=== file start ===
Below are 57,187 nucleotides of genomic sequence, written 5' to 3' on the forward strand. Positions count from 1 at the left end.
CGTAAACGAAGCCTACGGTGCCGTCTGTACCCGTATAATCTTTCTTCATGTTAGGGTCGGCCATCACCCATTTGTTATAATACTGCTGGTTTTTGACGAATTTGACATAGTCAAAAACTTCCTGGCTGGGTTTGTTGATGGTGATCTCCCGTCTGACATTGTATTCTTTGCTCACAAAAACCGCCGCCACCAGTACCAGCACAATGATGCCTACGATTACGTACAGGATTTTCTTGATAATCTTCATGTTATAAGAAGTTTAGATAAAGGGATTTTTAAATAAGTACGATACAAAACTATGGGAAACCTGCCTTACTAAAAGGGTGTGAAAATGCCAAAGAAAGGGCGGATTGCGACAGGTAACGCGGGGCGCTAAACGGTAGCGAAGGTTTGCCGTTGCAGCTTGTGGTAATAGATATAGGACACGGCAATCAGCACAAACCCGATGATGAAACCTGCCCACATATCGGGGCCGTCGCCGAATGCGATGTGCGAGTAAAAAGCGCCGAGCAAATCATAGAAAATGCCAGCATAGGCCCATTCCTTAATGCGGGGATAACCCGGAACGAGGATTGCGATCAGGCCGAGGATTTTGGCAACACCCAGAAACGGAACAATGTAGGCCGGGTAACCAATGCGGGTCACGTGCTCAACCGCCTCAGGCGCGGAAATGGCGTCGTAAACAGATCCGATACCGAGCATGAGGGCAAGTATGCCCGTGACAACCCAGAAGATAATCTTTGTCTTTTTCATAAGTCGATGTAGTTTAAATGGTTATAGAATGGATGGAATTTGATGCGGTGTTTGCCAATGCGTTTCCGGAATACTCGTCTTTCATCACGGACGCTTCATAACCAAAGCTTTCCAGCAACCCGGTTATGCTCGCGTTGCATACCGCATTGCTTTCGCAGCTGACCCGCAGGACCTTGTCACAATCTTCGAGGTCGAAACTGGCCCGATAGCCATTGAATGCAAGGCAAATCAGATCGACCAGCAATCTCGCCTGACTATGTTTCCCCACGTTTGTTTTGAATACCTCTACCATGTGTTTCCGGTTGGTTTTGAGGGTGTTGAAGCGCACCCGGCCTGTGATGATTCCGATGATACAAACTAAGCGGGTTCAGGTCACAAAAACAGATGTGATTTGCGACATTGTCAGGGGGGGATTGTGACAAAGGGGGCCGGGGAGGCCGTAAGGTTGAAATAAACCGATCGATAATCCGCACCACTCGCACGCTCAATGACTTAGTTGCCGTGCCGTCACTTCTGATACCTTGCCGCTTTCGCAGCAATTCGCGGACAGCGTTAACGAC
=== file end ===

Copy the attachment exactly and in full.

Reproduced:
Below are 57,187 nucleotides of genomic sequence, written 5' to 3' on the forward strand. Positions count from 1 at the left end.
CGTAAACGAAGCCTACGGTGCCGTCTGTACCCGTATAATCTTTCTTCATGTTAGGGTCGGCCATCACCCATTTGTTATAATACTGCTGGTTTTTGACGAATTTGACATAGTCAAAAACTTCCTGGCTGGGTTTGTTGATGGTGATCTCCCGTCTGACATTGTATTCTTTGCTCACAAAAACCGCCGCCACCAGTACCAGCACAATGATGCCTACGATTACGTACAGGATTTTCTTGATAATCTTCATGTTATAAGAAGTTTAGATAAAGGGATTTTTAAATAAGTACGATACAAAACTATGGGAAACCTGCCTTACTAAAAGGGTGTGAAAATGCCAAAGAAAGGGCGGATTGCGACAGGTAACGCGGGGCGCTAAACGGTAGCGAAGGTTTGCCGTTGCAGCTTGTGGTAATAGATATAGGACACGGCAATCAGCACAAACCCGATGATGAAACCTGCCCACATATCGGGGCCGTCGCCGAATGCGATGTGCGAGTAAAAAGCGCCGAGCAAATCATAGAAAATGCCAGCATAGGCCCATTCCTTAATGCGGGGATAACCCGGAACGAGGATTGCGATCAGGCCGAGGATTTTGGCAACACCCAGAAACGGAACAATGTAGGCCGGGTAACCAATGCGGGTCACGTGCTCAACCGCCTCAGGCGCGGAAATGGCGTCGTAAACAGATCCGATACCGAGCATGAGGGCAAGTATGCCCGTGACAACCCAGAAGATAATCTTTGTCTTTTTCATAAGTCGATGTAGTTTAAATGGTTATAGAATGGATGGAATTTGATGCGGTGTTTGCCAATGCGTTTCCGGAATACTCGTCTTTCATCACGGACGCTTCATAACCAAAGCTTTCCAGCAACCCGGTTATGCTCGCGTTGCATACCGCATTGCTTTCGCAGCTGACCCGCAGGACCTTGTCACAATCTTCGAGGTCGAAACTGGCCCGATAGCCATTGAATGCAAGGCAAATCAGATCGACCAGCAATCTCGCCTGACTATGTTTCCCCACGTTTGTTTTGAATACCTCTACCATGTGTTTCCGGTTGGTTTTGAGGGTGTTGAAGCGCACCCGGCCTGTGATGATTCCGATGATACAAACTAAGCGGGTTCAGGTCACAAAAACAGATGTGATTTGCGACATTGTCAGGGGGGGATTGTGACAAAGGGGGCCGGGGAGGCCGTAAGGTTGAAATAAACCGATCGATAATCCGCACCACTCGCACGCTCAATGACTTAGTTGCCGTGCCGTCACTTCTGATACCTTGCCGCTTTCGCAGCAATTCGCGGACAGCGTTAACGAC